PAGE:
Page:Popular Science Monthly Volume 10.djvu/302
THE POPULAR SCIENCE MONTHLY.
am now showing you is separable from the rest, and only unites as the animal becomes older, and this is, in point of fact, the lower extremity of the ulna; so that we may say that in the horse the middle part of the ulna becomes rudimentary and unites with the radius, and that the lower extremity of the ulna is so early united with the lower extremity of the radius that every distinct trace of separation has vanished in the adult.
I need not trouble you with the structure of this portion that answers to the wrist, nor with a more full description of the singular peculiarities of the part, because we can do without them for the present, but I will go on to a consideration of the remarkable series of bones which terminates the fore-limb. We have one continuous series in the middle line which terminates in the coffin-bone of the horse upon which the weight of the fore-part of the body is supported. This series answers to a finger of my hand, and there are good reasons—perfectly valid and convincing reasons, which I need not stay to trouble you with—which prove that this answers to the third finger of my hand enormously enlarged.
And it looks at first as if there were only this one finger in the horse's foot. But, if I turn the skeleton round, I find on each side a bone shaped like a splint, broad at the upper and narrow at the lower end, one on each side. And those bones are obviously and plainly and can be readily shown to be the rudiments of the bones which I am now touching in my own hand—the metacarpal bones of the second and of the fourth finger—so that we may say that in the horse's fore-limb the radius and ulna are fused together, that the middle part of the ulna is excessively narrow, and that the foot is reduced to the single middle finger, with rudiments of the two other fingers, one on each side of it. Those facts are represented in the diagram I now show you of the recent horse. Here is the fore-limb (pointing to the diagram), with the metacarpal bones and the little splint-bones, one on each side. It sometimes happens that by way of a monstrosity you may have an existing horse with one or other of these toes that is, provided with its terminal joints.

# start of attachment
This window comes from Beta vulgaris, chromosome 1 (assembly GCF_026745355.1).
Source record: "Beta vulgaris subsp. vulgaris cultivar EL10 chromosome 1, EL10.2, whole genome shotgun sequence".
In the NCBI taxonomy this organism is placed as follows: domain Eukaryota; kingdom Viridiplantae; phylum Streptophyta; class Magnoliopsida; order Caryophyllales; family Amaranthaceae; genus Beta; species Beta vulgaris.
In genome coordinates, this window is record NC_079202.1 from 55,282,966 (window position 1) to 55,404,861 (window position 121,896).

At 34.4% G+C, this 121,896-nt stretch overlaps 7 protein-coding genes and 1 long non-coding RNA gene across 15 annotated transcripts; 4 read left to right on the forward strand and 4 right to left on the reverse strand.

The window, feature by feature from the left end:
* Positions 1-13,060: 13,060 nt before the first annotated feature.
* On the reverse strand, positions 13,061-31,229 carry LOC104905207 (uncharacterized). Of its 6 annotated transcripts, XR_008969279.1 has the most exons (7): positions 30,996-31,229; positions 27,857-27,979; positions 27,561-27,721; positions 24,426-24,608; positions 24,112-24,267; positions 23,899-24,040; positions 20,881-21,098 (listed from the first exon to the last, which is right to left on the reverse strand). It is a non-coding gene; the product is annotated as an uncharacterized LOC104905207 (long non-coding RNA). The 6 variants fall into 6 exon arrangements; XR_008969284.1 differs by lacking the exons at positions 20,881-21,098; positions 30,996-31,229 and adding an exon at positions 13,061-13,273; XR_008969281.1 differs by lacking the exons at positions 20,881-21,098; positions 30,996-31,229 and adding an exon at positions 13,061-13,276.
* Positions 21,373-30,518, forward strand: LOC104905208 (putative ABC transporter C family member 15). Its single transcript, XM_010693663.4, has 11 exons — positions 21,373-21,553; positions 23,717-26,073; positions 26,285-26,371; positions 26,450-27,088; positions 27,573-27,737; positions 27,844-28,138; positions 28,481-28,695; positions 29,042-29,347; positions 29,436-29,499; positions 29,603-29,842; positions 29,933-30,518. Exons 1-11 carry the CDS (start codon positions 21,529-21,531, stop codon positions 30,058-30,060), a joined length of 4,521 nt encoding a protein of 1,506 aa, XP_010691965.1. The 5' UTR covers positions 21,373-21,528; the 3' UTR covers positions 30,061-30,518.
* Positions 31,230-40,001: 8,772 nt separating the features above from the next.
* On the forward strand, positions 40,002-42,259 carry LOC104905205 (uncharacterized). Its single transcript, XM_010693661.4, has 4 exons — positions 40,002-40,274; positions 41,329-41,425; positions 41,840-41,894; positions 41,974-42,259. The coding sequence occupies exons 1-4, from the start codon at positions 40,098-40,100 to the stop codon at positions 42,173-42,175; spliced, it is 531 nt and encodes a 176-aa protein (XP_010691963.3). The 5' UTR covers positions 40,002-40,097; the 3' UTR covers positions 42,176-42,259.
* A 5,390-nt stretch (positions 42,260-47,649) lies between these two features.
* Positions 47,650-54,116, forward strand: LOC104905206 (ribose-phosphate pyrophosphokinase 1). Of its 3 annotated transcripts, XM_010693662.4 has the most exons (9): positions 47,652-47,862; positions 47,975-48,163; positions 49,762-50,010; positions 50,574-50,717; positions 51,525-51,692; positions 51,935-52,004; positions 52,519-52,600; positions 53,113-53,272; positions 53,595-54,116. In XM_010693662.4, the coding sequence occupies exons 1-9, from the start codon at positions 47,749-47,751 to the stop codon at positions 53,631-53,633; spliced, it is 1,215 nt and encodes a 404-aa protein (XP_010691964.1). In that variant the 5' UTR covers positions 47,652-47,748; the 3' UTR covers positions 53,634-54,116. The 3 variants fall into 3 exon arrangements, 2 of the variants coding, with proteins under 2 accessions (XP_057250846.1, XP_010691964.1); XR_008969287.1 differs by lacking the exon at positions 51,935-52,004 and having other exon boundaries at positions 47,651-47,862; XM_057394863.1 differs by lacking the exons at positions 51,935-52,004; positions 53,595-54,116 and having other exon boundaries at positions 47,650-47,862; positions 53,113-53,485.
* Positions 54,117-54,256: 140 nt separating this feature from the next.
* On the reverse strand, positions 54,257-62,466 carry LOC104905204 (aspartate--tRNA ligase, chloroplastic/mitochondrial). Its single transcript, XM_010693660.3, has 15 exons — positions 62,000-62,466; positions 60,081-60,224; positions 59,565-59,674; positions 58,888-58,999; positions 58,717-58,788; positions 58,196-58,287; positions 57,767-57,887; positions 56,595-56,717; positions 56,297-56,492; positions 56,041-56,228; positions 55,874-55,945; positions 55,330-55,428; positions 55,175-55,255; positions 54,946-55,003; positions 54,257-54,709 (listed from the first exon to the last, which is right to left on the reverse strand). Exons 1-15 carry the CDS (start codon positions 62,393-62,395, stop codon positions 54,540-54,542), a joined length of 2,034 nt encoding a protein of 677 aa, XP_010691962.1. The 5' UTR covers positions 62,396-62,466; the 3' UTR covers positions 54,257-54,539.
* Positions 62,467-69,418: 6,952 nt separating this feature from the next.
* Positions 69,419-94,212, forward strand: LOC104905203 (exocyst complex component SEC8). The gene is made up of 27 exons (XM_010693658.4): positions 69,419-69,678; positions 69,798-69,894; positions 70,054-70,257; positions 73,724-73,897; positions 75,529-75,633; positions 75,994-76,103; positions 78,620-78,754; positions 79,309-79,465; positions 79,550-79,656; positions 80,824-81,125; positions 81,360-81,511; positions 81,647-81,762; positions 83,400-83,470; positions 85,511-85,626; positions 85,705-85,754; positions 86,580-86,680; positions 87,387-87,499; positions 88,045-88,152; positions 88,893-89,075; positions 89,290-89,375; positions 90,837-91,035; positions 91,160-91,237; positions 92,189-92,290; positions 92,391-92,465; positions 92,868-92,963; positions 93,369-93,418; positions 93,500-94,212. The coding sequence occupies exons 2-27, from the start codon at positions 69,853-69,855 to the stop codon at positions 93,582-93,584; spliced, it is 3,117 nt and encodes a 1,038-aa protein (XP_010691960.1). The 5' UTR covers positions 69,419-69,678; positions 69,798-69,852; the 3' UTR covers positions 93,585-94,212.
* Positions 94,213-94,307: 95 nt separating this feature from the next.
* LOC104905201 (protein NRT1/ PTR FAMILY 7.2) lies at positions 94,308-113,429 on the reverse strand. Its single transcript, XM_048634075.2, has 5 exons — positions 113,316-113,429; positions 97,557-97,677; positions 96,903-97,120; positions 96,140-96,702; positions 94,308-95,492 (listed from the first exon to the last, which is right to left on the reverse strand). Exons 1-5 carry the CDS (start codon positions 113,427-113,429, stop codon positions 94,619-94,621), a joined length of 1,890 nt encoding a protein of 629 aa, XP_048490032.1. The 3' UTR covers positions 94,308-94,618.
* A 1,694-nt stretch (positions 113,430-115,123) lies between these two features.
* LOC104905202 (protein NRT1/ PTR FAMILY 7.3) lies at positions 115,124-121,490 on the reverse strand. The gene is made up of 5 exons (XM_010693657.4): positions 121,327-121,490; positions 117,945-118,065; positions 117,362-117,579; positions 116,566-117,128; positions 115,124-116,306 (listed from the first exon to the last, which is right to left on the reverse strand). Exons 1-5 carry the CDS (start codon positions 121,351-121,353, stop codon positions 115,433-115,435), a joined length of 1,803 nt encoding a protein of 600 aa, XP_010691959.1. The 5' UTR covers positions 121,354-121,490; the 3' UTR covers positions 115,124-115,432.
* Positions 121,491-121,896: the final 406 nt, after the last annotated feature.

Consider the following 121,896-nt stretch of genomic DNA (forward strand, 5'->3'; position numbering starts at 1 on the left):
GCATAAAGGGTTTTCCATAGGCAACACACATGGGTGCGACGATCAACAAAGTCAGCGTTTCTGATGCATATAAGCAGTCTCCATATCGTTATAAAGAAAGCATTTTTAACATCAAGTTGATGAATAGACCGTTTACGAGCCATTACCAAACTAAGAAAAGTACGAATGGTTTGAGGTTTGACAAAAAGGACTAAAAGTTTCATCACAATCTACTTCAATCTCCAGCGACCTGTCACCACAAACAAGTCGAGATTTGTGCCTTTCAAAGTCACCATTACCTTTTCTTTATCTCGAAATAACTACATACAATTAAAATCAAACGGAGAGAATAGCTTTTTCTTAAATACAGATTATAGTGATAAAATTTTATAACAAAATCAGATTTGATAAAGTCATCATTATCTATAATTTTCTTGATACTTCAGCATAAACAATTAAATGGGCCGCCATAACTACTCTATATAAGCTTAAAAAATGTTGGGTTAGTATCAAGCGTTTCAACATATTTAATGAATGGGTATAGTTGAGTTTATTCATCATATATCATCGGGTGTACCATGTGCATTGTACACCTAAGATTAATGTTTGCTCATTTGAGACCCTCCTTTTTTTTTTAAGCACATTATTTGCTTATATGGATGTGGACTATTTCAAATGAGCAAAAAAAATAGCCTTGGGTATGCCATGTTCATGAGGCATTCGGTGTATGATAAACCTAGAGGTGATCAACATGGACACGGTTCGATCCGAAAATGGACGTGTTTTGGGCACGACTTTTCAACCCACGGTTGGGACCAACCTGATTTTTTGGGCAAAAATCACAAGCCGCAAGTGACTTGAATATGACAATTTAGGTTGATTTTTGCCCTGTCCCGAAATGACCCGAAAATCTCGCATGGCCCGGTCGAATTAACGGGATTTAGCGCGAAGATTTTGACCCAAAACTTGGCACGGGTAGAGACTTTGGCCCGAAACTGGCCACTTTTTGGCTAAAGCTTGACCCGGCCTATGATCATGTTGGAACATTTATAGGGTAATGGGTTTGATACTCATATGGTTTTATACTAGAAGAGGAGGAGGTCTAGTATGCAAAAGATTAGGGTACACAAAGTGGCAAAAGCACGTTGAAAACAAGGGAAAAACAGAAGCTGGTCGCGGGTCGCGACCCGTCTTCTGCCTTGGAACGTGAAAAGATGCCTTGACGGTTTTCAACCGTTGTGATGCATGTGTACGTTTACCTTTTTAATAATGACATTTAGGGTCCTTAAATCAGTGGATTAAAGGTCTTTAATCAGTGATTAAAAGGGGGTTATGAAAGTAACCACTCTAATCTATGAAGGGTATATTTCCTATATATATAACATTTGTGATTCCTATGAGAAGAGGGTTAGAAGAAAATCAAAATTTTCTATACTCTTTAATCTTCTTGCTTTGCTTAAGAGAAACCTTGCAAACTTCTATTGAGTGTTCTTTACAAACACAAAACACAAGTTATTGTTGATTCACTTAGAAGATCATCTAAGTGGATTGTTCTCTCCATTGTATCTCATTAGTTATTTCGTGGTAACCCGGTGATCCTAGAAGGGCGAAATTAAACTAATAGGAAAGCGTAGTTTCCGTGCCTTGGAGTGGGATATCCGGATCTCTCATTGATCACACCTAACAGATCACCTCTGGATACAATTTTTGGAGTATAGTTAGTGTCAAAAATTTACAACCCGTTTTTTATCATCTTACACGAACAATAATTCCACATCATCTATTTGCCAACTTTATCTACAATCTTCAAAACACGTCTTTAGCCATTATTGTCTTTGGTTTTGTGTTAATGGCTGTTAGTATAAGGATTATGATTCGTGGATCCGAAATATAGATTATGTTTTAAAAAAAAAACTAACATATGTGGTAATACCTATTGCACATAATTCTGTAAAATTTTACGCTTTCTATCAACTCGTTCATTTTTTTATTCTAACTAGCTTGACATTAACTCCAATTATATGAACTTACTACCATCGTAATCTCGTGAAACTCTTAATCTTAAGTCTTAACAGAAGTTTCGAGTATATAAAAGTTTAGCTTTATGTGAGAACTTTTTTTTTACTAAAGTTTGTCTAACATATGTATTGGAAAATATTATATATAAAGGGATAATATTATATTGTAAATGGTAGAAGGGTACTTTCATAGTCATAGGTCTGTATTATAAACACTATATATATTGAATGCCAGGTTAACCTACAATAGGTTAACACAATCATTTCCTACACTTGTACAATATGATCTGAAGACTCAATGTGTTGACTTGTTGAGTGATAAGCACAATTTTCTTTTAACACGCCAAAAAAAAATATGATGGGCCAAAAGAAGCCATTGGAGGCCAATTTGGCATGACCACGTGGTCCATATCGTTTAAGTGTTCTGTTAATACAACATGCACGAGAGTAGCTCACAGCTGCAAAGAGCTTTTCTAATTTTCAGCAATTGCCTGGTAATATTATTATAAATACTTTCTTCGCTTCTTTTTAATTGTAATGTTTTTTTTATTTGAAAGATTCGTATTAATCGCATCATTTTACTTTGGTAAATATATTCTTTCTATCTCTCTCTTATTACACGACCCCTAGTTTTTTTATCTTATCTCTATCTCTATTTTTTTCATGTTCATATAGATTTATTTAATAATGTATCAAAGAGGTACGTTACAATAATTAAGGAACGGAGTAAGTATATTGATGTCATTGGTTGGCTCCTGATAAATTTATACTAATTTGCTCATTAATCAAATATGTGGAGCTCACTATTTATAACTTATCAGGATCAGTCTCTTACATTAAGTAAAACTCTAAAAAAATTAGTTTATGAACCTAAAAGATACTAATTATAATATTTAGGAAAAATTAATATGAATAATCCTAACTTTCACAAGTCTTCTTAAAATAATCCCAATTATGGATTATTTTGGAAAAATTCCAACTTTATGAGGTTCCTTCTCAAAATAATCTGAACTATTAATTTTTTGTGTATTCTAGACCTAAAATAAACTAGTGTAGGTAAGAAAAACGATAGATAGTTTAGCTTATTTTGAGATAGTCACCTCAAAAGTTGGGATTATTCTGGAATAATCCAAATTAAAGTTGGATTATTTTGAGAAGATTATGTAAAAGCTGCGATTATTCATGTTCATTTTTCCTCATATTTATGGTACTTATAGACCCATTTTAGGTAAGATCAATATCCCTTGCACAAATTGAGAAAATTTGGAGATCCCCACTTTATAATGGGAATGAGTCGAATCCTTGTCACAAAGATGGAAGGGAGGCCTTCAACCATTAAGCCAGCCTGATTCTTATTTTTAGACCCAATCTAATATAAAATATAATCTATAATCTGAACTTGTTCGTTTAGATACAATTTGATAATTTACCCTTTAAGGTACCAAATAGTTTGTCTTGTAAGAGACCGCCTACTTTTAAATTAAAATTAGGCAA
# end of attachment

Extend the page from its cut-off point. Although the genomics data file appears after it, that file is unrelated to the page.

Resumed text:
Let me now point out to you what are the characteristics of the hind-limb. This (pointing to the diagram) is the shin-bone of the horse, and it appears at first to constitute the whole of the leg. But there is a little splint at this point which is the rudiment of the small bone of the leg—what is called the fibula—and then there is connected with the lower end of the tibia a little nodule which represents the lower end of the fibula, in just the same way as that little nodule in the fore-limb represents the lower end of the ulna. So that in the leg we have a modification of the same character as that which exists in the fore-limb—the suppression of the greater part of the small bone of the leg and the union of its lower end with the tibia. So, again, we find the same thing if we turn to the remainder of the leg.